Comparative Effects of Embryonic Metformin Exposure on Wild and Laboratory-Spawned Fathead Minnow (Pimephales promelas) Populations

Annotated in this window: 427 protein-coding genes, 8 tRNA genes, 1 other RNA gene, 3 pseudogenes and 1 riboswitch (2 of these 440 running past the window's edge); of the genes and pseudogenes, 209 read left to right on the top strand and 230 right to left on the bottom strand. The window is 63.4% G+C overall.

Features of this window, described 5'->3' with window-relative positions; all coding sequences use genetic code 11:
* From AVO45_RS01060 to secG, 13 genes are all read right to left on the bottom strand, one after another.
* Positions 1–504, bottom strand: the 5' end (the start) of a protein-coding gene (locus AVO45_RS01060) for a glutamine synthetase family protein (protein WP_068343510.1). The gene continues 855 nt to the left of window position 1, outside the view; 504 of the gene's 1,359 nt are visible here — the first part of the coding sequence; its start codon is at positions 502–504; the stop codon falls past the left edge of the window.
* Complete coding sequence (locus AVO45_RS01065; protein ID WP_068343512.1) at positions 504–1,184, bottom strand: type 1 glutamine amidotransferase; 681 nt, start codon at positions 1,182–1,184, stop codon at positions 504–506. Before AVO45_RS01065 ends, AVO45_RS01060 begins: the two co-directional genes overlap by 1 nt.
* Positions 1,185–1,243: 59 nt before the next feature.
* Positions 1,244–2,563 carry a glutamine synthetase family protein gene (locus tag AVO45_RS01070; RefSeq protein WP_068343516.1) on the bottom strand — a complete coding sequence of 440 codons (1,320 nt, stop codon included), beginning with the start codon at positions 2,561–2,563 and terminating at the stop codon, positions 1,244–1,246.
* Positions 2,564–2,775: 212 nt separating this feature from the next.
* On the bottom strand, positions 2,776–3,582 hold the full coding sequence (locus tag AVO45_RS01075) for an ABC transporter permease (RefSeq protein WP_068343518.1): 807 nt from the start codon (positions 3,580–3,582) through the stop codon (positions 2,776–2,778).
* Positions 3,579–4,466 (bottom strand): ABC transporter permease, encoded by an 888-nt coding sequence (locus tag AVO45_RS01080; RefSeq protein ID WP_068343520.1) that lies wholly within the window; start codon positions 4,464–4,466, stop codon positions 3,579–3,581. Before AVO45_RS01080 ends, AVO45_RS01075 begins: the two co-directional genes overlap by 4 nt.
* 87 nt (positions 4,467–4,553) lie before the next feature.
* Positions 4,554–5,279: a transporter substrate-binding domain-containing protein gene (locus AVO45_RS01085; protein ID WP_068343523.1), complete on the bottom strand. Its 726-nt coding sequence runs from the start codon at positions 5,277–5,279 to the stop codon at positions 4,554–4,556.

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Metformin is routinely detected in aquatic ecosystems because of its widespread use as a treatment for Type 2 diabetes. Laboratory studies have shown that exposure to environmentally relevant concentrations of metformin can alter metabolic pathways and impact the growth of early life stage (ELS) fish; however, it is unknown whether these effects occur in wild populations. Herein, we evaluate whether findings from laboratory studies are representative and describe the relative sensitivities of both populations. Duplicate exposures (0, 5, or 50 μg/L metformin) were conducted using wild- and lab-spawned fathead minnow (Pimephales promelas) embryos. Apart from the water source, exposure conditions remained constant. Wild embryos were exposed to previously dosed lake water to account for changes in bioavailability, while reconstituted freshwater was used for the laboratory study. Developmental metformin exposure differentially impacted the growth and morphology of both cohorts, with energy dyshomeostasis and visual effects indicated. The fitness of wild-spawned larvae was impacted to a greater extent relative to lab-spawned fish. Moreover, baseline data reveal important morphological differences between wild- and lab-spawned ELS fatheads that may diminish representativeness of lab studies. Findings also confirm the bioavailability of metformin in naturally occurring systems and suggest current exposure scenarios may be sufficient to negatively impact developing fish.
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